105:

We have a sabre event coming up June the 13th. Swing by Edinburgh and learn how to use one!

106:

Normally, the old tribe would just absorb or overawe us - hand out knighthoods and teach us to eat with a knife and fork.

Given that you've identified the "old tribe" as smart clothes, connections, and yoga retreats; you're describing them as firmly in the well-connected middle classes... not exactly Knighthood-awarding territory.

I'm surprised that you didn't riff on the arguable class replacement by your "old tribe" (politically well connected these past one generations, seats on various boards, drives a rather nice Bentley or Range Rover, breathtakingly expensive holiday habits) of an "older tribe" (have a patchily-maintained ancestral pile, never bought their own furniture, generally to be found wearing battered tweeds and driving battered Fiat Pandas and Landrover Defenders).

One key difference is that the "older" tribe still packs the kids off to the Armed Services (not, shall we say, traditional fans of the Opera - more likely to be found at Glastonbury than Covent Garden), while your "old" tribe is busy sorting out internships for each others' children in an investment bank or a politician's staff ;)

Your test question is whether the heirs to the throne are more likely to be found reading Jane Austen or Joe Abercrombie; and watching the winner of Sundance, or the latest Bond film...

107:

"Never eating a Big Mac, being an example of one kind of snobbery to do with food."

Nuts. Sorry. I would have to be (literally) starving to eat
something like a Big Mac, because it is an extreme example of the
sort of food I dislike and causes me gutrot. There are also
rational reasons to object to them, because they are one of the
things that is fuelling the obesity epidemic, which is harming
society (in many ways).

I could make similar arguments against some authors and tropes,
but not against fantasy as a whole. Tolkien made a good point
about escapism and gaolers.

108:

Caught me blending my thingmabobs! I was riffing on the way the Victorian establishment absorbed the new men. Obviously the old tribe don't hand out knighthoods.

Your remarks on the *older* tribe ring true. I guess if ruling classes are an emergent property of humanity, it's best to have one with a sense of noblesse oblige.

> Your test question is whether the heirs to the throne are more likely to be found reading Jane Austen or Joe Abercrombie; and watching the winner of Sundance, or the latest Bond film...

I think we'll see a convergence again... I think it's already happening. Just it takes time.

109:

The irony - I've got a friend who is a Sabre coach for Scotland :)

His wife fought Epee to Scottish level; then injured her wrist, learned to fence left-handed, and IIRC got back into the Scotland team. Then she wrecked her ankle, and took up competitive rowing.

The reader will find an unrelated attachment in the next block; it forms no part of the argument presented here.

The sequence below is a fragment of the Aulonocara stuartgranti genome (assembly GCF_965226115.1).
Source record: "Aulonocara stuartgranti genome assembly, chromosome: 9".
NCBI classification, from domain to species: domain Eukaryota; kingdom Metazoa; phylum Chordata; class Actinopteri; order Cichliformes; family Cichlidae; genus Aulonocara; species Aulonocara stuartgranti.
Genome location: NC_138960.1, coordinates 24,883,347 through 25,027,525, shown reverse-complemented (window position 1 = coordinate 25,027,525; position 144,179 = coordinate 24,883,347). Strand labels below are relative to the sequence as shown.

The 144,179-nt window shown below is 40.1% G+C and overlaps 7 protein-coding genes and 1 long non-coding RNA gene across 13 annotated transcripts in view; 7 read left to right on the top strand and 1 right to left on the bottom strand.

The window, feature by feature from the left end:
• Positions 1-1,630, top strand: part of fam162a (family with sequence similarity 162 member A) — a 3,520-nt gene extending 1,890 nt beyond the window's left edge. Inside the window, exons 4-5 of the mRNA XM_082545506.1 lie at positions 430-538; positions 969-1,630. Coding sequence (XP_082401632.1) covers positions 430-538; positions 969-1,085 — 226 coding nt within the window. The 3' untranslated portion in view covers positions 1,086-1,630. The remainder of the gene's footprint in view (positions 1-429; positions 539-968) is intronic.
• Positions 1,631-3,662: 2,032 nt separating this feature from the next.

I did ask whether she could now do the Ultimate Film Sword Fight (tm); namely Cary Elwes and Mandy Patinkin in "The Princess Bride" (what do you mean it isn't realistic, I'm just surprised that no-one's mentioned it yet :) )

I heard one apocryphal tale that while

I've not figured out whether the same is true in Judo, I must ask our instructor (my wife and I recently did what Greg advised me against, and took up our childrens' sport at nearly 50 - only one broken rib, a staved toe, and some interesting strains between us so far...)

110:

Curses, a paragraph disappeared from the post because I used a less-than operator :( It should read:

I heard one apocryphal tale that while <10% of the population are left handed, about half of world-class fencers are left-handed. The reasoning being that right handers get fewer chances to train against left-handers, than left-handers do against right-handers.

111:

As someone partly from an "older tribe" background (though neither
particularly rich nor aristocratic), you have some good points, but
it is irrelevant to this thread. Literary snobbishness did and
does not correlate particularly closely, and probably not at all,
with upper-classness.

And, yes, I regard our current plutocrats as vulgar, in addition
to their other sins :-)

112:

I would have to be (literally) starving to eat
something like a Big Mac

I have a older son, much like yourself.

I have to drag him into a Macdonalds, explaining that the (very) occasional burger is not going to wreck his diet, and it's the only place I can get him something to eat in the too-short gap between picking him up from school in Edinburgh, and delivering him to his Judo Squad training in Ratho...

...using the IKEA restaurant as a reasonably healthy fast-food joint, discuss...

113:

He's certainly not traditional fantasy, but China Miéville is an interesting author to consider; his stuff is definitely fantasy, not science fiction (I don't think it'd fit into "speculative fiction" either), but it's widely accepted as being "proper" literature by outlets which wouldn't dream of reviewing the latest Piers Anthony or similar. Why do you think that might be?

114:

If nothing else, we'll start showing up in their novels as red-shirts, possibly even love interests.